Museums

Is Eastern European “Double Genocide” Revisionism Reaching Museums?



HISTORY  |  DOUBLE GENOCIDE  |  MUSEUMS  |  COLLABORATORS GLORIFIED

by Dovid Katz

This paper appeared today in Dapim: Studies on the Holocaust, published by Taylor and Francis.

ABSTRACT: In contrast to twentieth-century Holocaust Denial, the most recent assault on the narrative of the genocide of European Jewry has emanated from a sophisticated revisionist model known as Double Genocide, codified in the 2008 Prague Declaration. Positing “equality” of Nazi and Soviet crimes, the paradigm’s corollaries sometimes include attempts to rehabilitate perpetrators and discredit survivors. Emanating from pro-Western governments and elites in Eastern Europe in countries with records of high collaboration, the movement has reached out widely to the Holocaust Studies establishment as well as Jewish institutions. It occasionally enjoys the political support of major Western countries in the context of East-West politics, or in the case of Israel, attempts to garner (eastern) European Union support. The empirical effects to date have included demonstrable impact on museums, memorials and exhibits in Eastern Europe and beyond.

The demise of twentieth-century-style Holocaust denial in mainstream Western society is aptly symbolized by David Irving’s loss to Deborah Lipstadt in the London High Court in 2000. But around the same time, a new and more irksome method of writing the Holocaust out of history was emerging under the radar, this time without necessarily denying any of the historical events or a single death. Particularly in Eastern Europe, it was being forged with state funding and more subtle powers of persuasion in academia, the media, the arts and international diplomacy.

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Posted in "Red-Brown Commission", Double Genocide, Dovid Katz, EU, History, Lithuania, Litvak Affairs, Museums, News & Views, Opinion, Politics of Memory | Tagged , , , , , , , | Comments Off on Is Eastern European “Double Genocide” Revisionism Reaching Museums?

September 23rd Events in the Vilnius Region



DEFENDING HISTORY WAS THERE

Annual Sept. 23 Official Commemoration Ceremony at the Ponár (Paneriai) Mass Murder Site Outside Vilnius, Lithuania

Historic Breakthrough as Lithuanian Jewish Community’s Faina Kukliansky Finally Calls for Removal of Street Names and Memorials for Holocaust Collaborators, Boldly Citing Juozas KrikštaponisJonas Noreika, and Kazys Škirpa; Sharp Contrast with Last Year’s Failed Event

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Posted in Cemeteries and Mass Graves, Commemorations for Destroyed Communities, Events, Israel, Lithuania, Lithuania's Jewish Community Issues, Litvak Affairs, Museums, News & Views, Politics of Memory, Ponár (Ponary, Paneriai) | Tagged , , , , , , , , , , , | Comments Off on September 23rd Events in the Vilnius Region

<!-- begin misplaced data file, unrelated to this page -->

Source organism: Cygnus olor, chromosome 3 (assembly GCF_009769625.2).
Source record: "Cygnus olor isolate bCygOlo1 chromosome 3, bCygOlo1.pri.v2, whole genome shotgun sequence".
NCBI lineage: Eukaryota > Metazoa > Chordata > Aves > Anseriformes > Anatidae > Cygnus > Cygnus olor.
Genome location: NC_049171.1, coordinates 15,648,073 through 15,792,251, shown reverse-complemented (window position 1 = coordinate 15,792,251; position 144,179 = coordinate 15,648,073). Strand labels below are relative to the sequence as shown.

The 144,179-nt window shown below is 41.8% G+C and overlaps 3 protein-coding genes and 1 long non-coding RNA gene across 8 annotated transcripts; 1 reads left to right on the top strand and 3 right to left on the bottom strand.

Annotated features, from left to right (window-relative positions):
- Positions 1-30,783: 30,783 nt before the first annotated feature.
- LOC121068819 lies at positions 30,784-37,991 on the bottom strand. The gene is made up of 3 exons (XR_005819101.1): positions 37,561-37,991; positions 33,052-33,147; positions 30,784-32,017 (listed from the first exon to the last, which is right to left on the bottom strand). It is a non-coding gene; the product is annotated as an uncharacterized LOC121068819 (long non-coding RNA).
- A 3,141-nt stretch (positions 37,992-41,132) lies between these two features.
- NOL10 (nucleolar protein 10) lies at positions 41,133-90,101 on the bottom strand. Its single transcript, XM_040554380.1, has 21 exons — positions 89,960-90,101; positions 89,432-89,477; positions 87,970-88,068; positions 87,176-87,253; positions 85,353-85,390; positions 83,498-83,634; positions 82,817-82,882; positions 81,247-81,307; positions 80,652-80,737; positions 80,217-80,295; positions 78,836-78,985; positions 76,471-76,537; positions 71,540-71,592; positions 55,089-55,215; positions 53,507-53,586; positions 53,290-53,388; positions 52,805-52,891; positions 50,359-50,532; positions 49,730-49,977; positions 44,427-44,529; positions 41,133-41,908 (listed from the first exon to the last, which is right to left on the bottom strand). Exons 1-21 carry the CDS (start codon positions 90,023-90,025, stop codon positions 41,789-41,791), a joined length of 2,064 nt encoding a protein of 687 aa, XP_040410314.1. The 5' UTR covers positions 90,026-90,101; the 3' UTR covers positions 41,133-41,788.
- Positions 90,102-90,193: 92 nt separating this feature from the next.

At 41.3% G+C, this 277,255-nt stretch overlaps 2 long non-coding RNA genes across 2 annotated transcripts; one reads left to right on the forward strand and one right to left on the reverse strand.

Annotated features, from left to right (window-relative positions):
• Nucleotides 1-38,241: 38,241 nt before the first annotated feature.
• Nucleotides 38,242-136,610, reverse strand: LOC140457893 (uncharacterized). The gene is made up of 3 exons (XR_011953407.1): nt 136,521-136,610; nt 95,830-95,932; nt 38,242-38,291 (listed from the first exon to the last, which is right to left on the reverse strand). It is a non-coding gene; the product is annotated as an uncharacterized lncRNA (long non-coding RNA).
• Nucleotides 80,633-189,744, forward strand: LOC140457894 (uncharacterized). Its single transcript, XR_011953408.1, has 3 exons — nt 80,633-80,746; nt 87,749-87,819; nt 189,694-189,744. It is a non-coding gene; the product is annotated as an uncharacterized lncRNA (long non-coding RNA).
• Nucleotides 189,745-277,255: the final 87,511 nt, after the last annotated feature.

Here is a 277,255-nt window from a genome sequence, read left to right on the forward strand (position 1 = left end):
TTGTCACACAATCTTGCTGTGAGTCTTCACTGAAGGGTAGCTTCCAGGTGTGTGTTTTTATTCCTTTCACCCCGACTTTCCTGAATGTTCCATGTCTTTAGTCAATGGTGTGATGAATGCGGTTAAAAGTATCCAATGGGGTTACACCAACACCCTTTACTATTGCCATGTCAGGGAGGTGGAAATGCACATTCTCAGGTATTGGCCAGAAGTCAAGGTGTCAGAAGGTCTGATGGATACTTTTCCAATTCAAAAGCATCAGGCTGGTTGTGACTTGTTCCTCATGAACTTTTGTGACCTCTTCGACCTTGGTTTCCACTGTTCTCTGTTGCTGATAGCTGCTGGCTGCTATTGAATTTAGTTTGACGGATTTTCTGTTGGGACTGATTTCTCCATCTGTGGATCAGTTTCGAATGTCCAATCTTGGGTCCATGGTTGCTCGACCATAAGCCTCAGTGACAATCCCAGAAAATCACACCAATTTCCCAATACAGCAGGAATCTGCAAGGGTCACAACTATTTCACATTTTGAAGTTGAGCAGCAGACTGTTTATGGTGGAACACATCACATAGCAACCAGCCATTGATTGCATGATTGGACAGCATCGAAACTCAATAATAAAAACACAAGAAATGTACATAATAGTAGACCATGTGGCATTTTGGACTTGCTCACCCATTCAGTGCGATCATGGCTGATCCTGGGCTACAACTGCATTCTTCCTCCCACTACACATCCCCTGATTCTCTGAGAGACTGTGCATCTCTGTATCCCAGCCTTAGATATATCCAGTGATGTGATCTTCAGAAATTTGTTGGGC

San Francisco Examiner — Bamboozled?



MUSEUMS  |  MEDIA WATCH  |  DOUBLE GENOCIDE  |  POLITICS OF MEMORY

VILNIUS—Yet another major American newspaper, this time the San Francisco Examiner, has done a fine travel report on Vilnius, the beautiful capital of Lithuania, but with perhaps naive and uncritical treatment of one of the city’s less savory sites that is a product of the far-right history revisionism of the ultranationalist camp. It is the city center’s so-called “Museum of Genocide Victims” that is mostly dedicated to the genocide that did not happen in Lithuania (during the dictatorial Soviets’ misrule), while making national heroes of some of the local collaborators  including actual killers) in the Holocaust — the genocide that did take place, resulting in the annihilation of 96.4% of Lithuanian Jewry, the highest percentage in Holocaust-era Europe. The conceptual backdrop is the thriving Double Genocide movement in this part of the world.

The Examiner article reports that “Gediminas Avenue, the main artery through the city […] ends up at the Museum of Genocide Victims, the location of the 20th century Soviet KGB prison. […] The Museum is a very powerful statement to the horrors mankind can inflict on humanity.” Not a word about the fact that the same building was also a Gestapo headquarters during the Holocaust where the murders of 100,000 citizens at nearby Ponár (Paneriai) were coordinated, nor about the massive glorification of Holocaust collaborators throughout the building.

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Posted in Collaborators Glorified, Lithuania, Litvak Affairs, Media Watch, Museums, News & Views, Politics of Memory | Tagged , , , , , , , | Comments Off on San Francisco Examiner — Bamboozled?

Genocide Center Greets New Year’s 2016 With More Adulation of Holocaust Perpetrators



Most Lithuanian Citizens Not Aware that State-Sponsored “Genocide Center” (GC) is the only (?) Gov. Body in the EU in the Business of Glorifying Holocaust Collaborators

Defending History led the way in 2010 with page and section exposing the GC (which runs the city-center “Genocide Museum”)

NEW: ANDRIUS KULIKAUSKAS REPLIES TO GENOCIDE CENTER’S NEW ATTEMPT TO “FIX” HOLOCAUST RECORD OF KAZYS ŠKIRPA

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Posted in Celebrations of Fascism, Christian-Jewish Issues, Collaborators Glorified, Double Genocide, Genocide Center (Vilnius), Human Rights, Lithuania, Lithuania's Jewish Community Issues, Litvak Affairs, Museums, News & Views, Politics of Memory, State Glorification of Holocaust Collaborator J. Noreika | Comments Off on Genocide Center Greets New Year’s 2016 With More Adulation of Holocaust Perpetrators